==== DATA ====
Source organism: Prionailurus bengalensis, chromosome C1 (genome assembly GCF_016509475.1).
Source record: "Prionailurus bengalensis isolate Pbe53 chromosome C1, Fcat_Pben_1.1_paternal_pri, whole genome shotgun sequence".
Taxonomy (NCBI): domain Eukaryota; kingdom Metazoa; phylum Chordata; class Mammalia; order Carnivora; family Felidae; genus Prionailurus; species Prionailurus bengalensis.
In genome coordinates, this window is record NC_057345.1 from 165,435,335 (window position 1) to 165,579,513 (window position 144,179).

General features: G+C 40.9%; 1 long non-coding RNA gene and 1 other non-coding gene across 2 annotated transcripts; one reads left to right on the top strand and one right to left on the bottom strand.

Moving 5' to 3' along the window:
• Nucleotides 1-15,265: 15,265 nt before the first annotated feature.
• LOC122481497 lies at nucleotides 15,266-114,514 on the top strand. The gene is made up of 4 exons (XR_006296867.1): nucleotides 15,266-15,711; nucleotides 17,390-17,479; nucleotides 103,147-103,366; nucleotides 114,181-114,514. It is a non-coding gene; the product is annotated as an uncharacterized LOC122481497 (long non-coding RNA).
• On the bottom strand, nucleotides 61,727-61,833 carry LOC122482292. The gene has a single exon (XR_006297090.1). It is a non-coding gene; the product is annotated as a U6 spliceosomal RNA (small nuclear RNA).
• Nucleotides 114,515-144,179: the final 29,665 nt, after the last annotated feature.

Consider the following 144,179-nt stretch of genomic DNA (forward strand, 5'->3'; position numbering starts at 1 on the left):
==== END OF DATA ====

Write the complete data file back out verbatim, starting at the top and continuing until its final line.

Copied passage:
Source organism: Prionailurus bengalensis, chromosome C1 (genome assembly GCF_016509475.1).
Source record: "Prionailurus bengalensis isolate Pbe53 chromosome C1, Fcat_Pben_1.1_paternal_pri, whole genome shotgun sequence".
Taxonomy (NCBI): domain Eukaryota; kingdom Metazoa; phylum Chordata; class Mammalia; order Carnivora; family Felidae; genus Prionailurus; species Prionailurus bengalensis.
In genome coordinates, this window is record NC_057345.1 from 165,435,335 (window position 1) to 165,579,513 (window position 144,179).

General features: G+C 40.9%; 1 long non-coding RNA gene and 1 other non-coding gene across 2 annotated transcripts; one reads left to right on the top strand and one right to left on the bottom strand.

Moving 5' to 3' along the window:
• Nucleotides 1-15,265: 15,265 nt before the first annotated feature.
• LOC122481497 lies at nucleotides 15,266-114,514 on the top strand. The gene is made up of 4 exons (XR_006296867.1): nucleotides 15,266-15,711; nucleotides 17,390-17,479; nucleotides 103,147-103,366; nucleotides 114,181-114,514. It is a non-coding gene; the product is annotated as an uncharacterized LOC122481497 (long non-coding RNA).
• On the bottom strand, nucleotides 61,727-61,833 carry LOC122482292. The gene has a single exon (XR_006297090.1). It is a non-coding gene; the product is annotated as a U6 spliceosomal RNA (small nuclear RNA).
• Nucleotides 114,515-144,179: the final 29,665 nt, after the last annotated feature.

Consider the following 144,179-nt stretch of genomic DNA (forward strand, 5'->3'; position numbering starts at 1 on the left):